August 2011

Eye on Business

The “who” that kicked it all off

By C. Ian Kyer

The Fasken Brothers


Robert, Alexander and David Fasken | Courtesy of Fasken Martineau

David and Alexander Fasken were key players in the development of the mining industry in Canada. The obituary prepared by Excelsior Life Insurance on the death of Alex in 1944 read: “David and Alex Fasken, in the late 1890s, were among the first to see the possibilities of mining development in Northern Ontario.”1 They participated in the development of silver mines in Cobalt, gold mines in Porcupine and base metal mines at Flin Flon, and helped fund exploration elsewhere. Their combination of business judgment, entrepreneurial energy, foresight, money-raising capabilities and legal expertise proved an important asset in the successful opening of Northern Ontario and other areas.

Although they were lawyers and successive managing partners of the law firm that still bears their name, the brothers had a long-standing commitment to the Canadian mining industry. When David died in 1929, the Toronto Star ran the headline “David Fasken, Wealthy Mining Magnate Dies.”

At the beginning of the 20th century, the Ontario government wanted to encourage settlement in the Clay Belt west of Lake Temiskaming and began to build the Ontario Northland Railway. In 1903, silver was discovered on the route and the Cobalt Silver Rush began.

The Fasken brothers played a key role in the successful development of these prospects. When the discovery was made, David acted quickly, and with E. P. Earle of New York, formed the Nipissing Mining Company Limited to finance its development. They secured claims covering over 846 acres. By 1908, the provincial geologist reported that Cobalt was “not only the world’s largest producer of silver, but it absolutely controls the market for cobalt.”

David served for years as Nipissing’s president and one of its directors, and by the time of his death, Nipissing was the largest silver-producing company in Canada. He was also a director and a substantial shareholder in La Rose Consolidated Mines and Trethewey Silver Cobalt Mine, each of which had mines at Cobalt.

The development of Cobalt as a major mining centre in Canada may seem to have been inevitable, but it was not a smooth road to success. The commercial development of the discoveries required significant amounts of capital, and the location and development of sources of power and other utilities, including air transport, in what was then a remote and rugged locale. David Fasken proved to be important in securing both.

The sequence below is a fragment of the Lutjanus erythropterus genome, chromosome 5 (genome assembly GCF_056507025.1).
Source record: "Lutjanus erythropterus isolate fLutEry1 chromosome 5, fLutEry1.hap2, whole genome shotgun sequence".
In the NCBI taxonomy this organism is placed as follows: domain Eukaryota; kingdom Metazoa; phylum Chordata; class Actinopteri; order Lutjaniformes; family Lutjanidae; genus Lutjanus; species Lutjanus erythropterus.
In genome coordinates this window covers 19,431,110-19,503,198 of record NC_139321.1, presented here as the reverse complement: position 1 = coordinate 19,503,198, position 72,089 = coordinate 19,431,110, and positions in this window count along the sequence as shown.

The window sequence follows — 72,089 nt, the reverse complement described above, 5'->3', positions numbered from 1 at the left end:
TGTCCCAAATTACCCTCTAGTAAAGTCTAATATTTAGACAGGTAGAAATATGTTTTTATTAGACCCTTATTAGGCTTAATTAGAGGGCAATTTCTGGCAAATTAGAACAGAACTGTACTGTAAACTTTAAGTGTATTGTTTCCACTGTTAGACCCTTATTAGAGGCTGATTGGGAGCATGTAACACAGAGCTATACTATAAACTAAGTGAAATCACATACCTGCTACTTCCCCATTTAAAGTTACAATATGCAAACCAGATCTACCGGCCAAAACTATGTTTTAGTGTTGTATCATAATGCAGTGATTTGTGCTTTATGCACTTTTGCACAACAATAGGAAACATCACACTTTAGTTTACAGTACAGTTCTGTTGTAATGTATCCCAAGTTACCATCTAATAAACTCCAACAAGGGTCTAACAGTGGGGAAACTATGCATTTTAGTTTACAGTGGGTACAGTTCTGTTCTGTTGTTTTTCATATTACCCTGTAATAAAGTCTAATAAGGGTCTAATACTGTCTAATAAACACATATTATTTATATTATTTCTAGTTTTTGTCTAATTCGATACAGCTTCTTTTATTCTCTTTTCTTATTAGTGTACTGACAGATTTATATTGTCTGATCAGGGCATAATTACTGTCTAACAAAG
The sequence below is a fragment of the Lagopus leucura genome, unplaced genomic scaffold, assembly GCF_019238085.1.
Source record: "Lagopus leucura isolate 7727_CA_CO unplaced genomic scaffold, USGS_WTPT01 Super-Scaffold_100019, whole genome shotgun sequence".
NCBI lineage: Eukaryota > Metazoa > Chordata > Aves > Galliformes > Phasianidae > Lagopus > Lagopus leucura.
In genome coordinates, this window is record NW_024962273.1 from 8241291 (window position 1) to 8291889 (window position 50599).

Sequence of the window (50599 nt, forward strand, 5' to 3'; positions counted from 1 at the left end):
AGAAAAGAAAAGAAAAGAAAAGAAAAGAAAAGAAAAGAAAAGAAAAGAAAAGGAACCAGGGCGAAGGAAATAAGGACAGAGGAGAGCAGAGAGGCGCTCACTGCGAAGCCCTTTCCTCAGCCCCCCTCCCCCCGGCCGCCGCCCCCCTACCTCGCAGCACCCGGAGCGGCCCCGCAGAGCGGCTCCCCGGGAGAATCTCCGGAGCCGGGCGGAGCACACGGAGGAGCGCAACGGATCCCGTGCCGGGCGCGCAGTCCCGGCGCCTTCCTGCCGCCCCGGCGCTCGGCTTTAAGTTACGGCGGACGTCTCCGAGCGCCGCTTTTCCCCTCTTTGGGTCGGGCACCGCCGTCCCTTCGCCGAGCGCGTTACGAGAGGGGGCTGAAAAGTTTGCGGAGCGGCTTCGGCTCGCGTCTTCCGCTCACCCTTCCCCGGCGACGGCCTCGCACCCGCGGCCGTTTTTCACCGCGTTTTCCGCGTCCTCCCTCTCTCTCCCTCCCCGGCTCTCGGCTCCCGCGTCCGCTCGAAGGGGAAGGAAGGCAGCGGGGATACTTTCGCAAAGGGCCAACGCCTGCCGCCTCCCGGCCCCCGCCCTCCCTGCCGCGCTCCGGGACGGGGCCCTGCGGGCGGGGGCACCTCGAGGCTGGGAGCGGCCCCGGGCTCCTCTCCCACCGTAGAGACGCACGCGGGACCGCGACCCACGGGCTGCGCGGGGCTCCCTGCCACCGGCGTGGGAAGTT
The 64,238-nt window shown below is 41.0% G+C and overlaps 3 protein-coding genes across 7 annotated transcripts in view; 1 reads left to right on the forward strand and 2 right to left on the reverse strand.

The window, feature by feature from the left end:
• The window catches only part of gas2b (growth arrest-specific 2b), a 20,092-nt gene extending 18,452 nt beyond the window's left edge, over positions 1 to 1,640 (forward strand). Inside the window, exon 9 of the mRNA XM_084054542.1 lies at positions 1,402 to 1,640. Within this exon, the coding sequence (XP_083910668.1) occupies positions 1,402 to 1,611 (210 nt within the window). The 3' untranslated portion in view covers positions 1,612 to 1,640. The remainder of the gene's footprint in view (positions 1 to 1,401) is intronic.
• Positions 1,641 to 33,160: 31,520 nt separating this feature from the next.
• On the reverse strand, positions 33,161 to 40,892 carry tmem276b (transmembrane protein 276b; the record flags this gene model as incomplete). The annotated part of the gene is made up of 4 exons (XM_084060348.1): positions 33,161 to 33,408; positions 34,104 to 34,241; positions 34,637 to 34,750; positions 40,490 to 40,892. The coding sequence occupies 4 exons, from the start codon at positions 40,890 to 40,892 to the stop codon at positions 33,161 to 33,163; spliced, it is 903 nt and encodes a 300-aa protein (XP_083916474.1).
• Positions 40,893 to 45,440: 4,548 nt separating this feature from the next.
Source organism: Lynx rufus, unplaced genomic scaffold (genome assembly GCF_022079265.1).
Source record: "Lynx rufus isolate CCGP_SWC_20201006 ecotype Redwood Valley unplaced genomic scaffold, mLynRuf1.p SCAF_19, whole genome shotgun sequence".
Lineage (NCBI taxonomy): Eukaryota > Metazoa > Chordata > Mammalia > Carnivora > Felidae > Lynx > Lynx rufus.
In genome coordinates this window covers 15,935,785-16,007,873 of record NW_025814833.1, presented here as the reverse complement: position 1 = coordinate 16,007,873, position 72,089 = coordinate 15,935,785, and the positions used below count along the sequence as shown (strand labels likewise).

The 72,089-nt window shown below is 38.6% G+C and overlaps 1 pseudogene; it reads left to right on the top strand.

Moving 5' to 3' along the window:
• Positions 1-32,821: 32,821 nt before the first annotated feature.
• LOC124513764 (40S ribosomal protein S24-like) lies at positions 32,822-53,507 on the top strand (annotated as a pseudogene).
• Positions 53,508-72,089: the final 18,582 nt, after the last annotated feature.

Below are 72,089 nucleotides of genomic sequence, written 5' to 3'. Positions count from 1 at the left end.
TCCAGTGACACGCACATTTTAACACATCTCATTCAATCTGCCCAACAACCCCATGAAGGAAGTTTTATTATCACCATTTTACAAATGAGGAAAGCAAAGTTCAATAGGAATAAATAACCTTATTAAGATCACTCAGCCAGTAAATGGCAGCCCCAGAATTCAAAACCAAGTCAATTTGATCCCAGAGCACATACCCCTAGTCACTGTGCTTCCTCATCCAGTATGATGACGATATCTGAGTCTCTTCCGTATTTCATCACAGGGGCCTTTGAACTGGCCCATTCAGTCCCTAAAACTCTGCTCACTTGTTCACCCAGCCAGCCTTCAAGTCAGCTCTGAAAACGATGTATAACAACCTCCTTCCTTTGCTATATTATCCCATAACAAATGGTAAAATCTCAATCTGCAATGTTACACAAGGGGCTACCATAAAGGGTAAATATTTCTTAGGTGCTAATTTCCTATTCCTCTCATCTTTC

The success of the Cobalt discovery spurred further exploration. In 1909, gold was discovered in the Timmins area. This time it was Alex who led the way. He represented the syndicate that obtained the option to exploit the claims and took an active role in the management of the new company, Dome Mines Limited, which he incorporated. He was a director and later became its vice-president. When the story of Dome Mines was written, Alex was called one of the “dominant personalities in the company structure.”

The brothers were key members of the syndicate that grubstaked the 1914-1915 exploration along the Manitoba-Saskatchewan border. This would lead to the founding of the town of Flin Flon in 1927 by Hudson Bay Mining and Smelting (modern day HudBay) to exploit the large deposits of copper and zinc in the region. David was also part of the group of Canadian and American millionaires that formed the Canadian Mining Exploration Company, which in 1912 was said to have 400 properties under consideration.

During David’s life, his younger brother Alex was his right-hand man. They worked together on many projects. On David Fasken’s retirement from business in 1919, Alex continued their many enterprises, including an involvement with Nipissing, of which he became president. Alex also helped found and incorporate the Ontario Mining Association.

1 Press release from Excelsior Life Insurance Company, September 1944.

C. Ian Kyer, a former partner and now counsel to Fasken Martineau, holds a PhD in history and is a noted and highly respected IT lawyer and the founder of the Canadian IT Law Association.

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